That’s the kind of demographic shift that media executives as well as politicians ignore at their peril – which is why Lee and his boss, Univision President Cesar Conde, got together with ABC News President Ben Sherwood last year to brainstorm a new, English-language cable TV network targeted at Latinos. The still unnamed venture, announced in May, will debut online next month (Univision has already begun a social media outreach via English-language Tumblr and Twitter sites) and plans to hit the airwaves next summer with both news and lifestyle programming. It could mark one of the biggest developments in Latino-oriented media since networks like Telemundo, CNN en Español and the Miami-based Univision (now the U.S.’s fourth largest network overall) began broadcasting in the late 1900s. That’s especially true given the distribution muscle of the Disney corporation, which owns ABC.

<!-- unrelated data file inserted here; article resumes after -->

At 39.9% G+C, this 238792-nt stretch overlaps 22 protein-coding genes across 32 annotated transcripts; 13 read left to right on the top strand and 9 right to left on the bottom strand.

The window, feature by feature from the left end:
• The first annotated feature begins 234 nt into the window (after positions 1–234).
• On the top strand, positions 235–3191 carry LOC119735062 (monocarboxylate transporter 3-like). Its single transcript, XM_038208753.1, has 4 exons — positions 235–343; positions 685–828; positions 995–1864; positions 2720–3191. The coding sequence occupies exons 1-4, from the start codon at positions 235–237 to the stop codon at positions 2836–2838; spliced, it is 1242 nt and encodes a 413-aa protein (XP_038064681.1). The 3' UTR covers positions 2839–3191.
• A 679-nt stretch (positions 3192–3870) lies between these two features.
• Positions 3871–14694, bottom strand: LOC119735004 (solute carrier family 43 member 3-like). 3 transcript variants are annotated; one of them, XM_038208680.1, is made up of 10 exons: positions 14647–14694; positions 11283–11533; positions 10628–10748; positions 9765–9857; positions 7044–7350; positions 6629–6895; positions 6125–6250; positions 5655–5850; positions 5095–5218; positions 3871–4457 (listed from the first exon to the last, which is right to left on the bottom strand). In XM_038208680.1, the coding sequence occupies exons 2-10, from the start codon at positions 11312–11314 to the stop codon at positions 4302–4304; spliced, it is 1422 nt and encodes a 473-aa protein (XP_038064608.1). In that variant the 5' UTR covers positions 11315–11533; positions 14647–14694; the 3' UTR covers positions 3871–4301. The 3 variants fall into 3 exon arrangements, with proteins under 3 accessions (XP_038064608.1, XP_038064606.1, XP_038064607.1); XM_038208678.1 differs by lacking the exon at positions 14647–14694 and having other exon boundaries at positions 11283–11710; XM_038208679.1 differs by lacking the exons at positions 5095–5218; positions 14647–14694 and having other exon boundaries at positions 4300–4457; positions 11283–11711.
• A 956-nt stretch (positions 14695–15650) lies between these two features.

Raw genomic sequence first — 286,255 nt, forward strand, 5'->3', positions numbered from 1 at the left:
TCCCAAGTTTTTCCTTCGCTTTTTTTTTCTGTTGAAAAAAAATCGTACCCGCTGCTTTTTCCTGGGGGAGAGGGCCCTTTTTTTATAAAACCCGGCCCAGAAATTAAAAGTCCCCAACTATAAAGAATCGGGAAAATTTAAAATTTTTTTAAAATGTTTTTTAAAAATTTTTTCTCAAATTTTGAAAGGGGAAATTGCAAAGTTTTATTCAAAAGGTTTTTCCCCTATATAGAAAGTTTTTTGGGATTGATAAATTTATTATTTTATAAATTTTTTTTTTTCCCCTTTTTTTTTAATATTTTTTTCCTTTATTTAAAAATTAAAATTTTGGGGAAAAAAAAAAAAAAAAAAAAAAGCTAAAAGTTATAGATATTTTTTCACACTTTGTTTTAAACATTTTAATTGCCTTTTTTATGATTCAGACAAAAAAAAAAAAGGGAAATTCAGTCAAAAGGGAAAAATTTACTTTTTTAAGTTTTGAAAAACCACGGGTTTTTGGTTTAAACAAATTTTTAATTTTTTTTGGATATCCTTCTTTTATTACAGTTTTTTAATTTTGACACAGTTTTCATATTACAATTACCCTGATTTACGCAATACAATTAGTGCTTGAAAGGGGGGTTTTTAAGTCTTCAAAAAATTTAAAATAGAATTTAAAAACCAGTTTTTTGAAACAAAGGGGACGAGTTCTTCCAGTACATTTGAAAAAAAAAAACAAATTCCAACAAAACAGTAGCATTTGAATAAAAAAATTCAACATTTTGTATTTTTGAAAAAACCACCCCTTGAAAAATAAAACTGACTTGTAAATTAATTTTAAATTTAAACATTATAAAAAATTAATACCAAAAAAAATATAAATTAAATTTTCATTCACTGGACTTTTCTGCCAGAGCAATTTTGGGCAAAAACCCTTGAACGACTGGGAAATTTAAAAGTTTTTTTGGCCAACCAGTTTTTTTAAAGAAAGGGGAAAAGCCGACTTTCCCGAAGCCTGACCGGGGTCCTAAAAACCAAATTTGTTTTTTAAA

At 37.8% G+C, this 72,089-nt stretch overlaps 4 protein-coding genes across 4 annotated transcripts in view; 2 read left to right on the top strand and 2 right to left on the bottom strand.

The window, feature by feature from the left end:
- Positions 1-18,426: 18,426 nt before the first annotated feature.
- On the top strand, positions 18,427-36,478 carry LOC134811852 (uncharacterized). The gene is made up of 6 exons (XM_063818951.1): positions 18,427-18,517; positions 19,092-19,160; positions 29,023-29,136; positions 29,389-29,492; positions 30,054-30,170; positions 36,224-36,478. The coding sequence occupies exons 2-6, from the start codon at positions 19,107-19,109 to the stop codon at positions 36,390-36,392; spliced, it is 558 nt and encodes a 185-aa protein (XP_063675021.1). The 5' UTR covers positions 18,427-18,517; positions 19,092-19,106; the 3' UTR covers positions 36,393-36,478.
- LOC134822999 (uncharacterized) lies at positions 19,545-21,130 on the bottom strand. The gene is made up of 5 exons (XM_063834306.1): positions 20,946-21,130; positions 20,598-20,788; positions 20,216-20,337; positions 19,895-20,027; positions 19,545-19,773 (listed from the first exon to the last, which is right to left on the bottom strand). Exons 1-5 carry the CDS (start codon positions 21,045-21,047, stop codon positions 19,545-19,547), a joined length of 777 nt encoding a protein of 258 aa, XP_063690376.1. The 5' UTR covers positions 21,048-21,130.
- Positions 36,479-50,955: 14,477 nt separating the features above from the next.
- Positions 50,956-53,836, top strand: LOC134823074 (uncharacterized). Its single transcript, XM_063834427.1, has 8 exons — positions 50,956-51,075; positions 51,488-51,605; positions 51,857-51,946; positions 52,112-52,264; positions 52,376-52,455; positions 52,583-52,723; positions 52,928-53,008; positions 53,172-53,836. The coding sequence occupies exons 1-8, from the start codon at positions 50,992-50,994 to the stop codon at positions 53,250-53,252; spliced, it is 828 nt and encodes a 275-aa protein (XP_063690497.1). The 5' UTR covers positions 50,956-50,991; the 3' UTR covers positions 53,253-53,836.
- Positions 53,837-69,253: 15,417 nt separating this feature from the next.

The U.S.’s more than 50 million Latinos have long considered language a linchpin of their identity, whether they’re Mexican-Americans in Los Angeles or Cuban-Americans in New Jersey. That’s a big reason white politicos like Al Gore and George W. Bush have felt compelled to butcher Cervantes’ tongue on the stump. But the new linguistic trend is evidenced by the fact that English-language networks are partnering with Spanish-language counterparts, as NBC and Telemundo are doing with convention coverage, hoping to make English-speaking Latinos feel more included. “Even though more and more Hispanics live and work in English,” says Lee, himself a Colombian-American, “they still take pride in their culture and care about what’s going on with immigration and the places their parents and grandparents came from.”